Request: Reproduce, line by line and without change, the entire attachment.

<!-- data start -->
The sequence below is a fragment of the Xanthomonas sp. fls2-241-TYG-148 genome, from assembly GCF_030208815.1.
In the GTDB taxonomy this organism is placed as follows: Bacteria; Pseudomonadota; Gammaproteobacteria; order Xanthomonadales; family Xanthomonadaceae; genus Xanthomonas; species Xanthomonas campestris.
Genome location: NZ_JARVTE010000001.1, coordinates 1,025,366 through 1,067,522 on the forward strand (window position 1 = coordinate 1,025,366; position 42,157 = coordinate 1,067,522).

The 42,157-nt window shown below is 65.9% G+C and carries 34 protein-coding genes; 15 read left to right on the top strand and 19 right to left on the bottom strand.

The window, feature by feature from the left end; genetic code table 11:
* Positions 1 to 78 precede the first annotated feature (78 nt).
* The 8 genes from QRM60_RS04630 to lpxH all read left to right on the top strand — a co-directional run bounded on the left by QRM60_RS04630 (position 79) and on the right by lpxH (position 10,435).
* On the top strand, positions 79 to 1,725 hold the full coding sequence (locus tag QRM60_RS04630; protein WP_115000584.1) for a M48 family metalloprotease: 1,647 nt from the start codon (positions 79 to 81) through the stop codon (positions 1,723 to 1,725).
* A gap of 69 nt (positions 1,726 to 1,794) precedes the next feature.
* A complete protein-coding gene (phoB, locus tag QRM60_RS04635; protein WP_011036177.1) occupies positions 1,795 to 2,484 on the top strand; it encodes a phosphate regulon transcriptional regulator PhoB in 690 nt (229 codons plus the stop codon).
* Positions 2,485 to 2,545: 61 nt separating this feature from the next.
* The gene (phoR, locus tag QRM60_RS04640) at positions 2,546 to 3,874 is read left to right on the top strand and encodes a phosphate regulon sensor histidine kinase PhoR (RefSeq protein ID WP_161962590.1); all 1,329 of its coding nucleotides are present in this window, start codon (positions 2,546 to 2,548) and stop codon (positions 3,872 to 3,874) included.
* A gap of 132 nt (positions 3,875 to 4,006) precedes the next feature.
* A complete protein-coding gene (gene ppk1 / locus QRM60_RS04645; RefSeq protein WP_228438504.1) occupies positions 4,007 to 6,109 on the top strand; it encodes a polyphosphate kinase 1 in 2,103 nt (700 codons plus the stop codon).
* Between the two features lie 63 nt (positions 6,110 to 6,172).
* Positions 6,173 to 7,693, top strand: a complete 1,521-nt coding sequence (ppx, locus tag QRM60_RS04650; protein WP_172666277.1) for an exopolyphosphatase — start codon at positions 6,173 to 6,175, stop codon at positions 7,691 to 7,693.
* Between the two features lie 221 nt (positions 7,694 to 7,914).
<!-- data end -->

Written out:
The sequence below is a fragment of the Xanthomonas sp. fls2-241-TYG-148 genome, from assembly GCF_030208815.1.
In the GTDB taxonomy this organism is placed as follows: Bacteria; Pseudomonadota; Gammaproteobacteria; order Xanthomonadales; family Xanthomonadaceae; genus Xanthomonas; species Xanthomonas campestris.
Genome location: NZ_JARVTE010000001.1, coordinates 1,025,366 through 1,067,522 on the forward strand (window position 1 = coordinate 1,025,366; position 42,157 = coordinate 1,067,522).

The 42,157-nt window shown below is 65.9% G+C and carries 34 protein-coding genes; 15 read left to right on the top strand and 19 right to left on the bottom strand.

The window, feature by feature from the left end; genetic code table 11:
* Positions 1 to 78 precede the first annotated feature (78 nt).
* The 8 genes from QRM60_RS04630 to lpxH all read left to right on the top strand — a co-directional run bounded on the left by QRM60_RS04630 (position 79) and on the right by lpxH (position 10,435).
* On the top strand, positions 79 to 1,725 hold the full coding sequence (locus tag QRM60_RS04630; protein WP_115000584.1) for a M48 family metalloprotease: 1,647 nt from the start codon (positions 79 to 81) through the stop codon (positions 1,723 to 1,725).
* A gap of 69 nt (positions 1,726 to 1,794) precedes the next feature.
* A complete protein-coding gene (phoB, locus tag QRM60_RS04635; protein WP_011036177.1) occupies positions 1,795 to 2,484 on the top strand; it encodes a phosphate regulon transcriptional regulator PhoB in 690 nt (229 codons plus the stop codon).
* Positions 2,485 to 2,545: 61 nt separating this feature from the next.
* The gene (phoR, locus tag QRM60_RS04640) at positions 2,546 to 3,874 is read left to right on the top strand and encodes a phosphate regulon sensor histidine kinase PhoR (RefSeq protein ID WP_161962590.1); all 1,329 of its coding nucleotides are present in this window, start codon (positions 2,546 to 2,548) and stop codon (positions 3,872 to 3,874) included.
* A gap of 132 nt (positions 3,875 to 4,006) precedes the next feature.
* A complete protein-coding gene (gene ppk1 / locus QRM60_RS04645; RefSeq protein WP_228438504.1) occupies positions 4,007 to 6,109 on the top strand; it encodes a polyphosphate kinase 1 in 2,103 nt (700 codons plus the stop codon).
* Between the two features lie 63 nt (positions 6,110 to 6,172).
* Positions 6,173 to 7,693, top strand: a complete 1,521-nt coding sequence (ppx, locus tag QRM60_RS04650; protein WP_172666277.1) for an exopolyphosphatase — start codon at positions 6,173 to 6,175, stop codon at positions 7,691 to 7,693.
* Between the two features lie 221 nt (positions 7,694 to 7,914).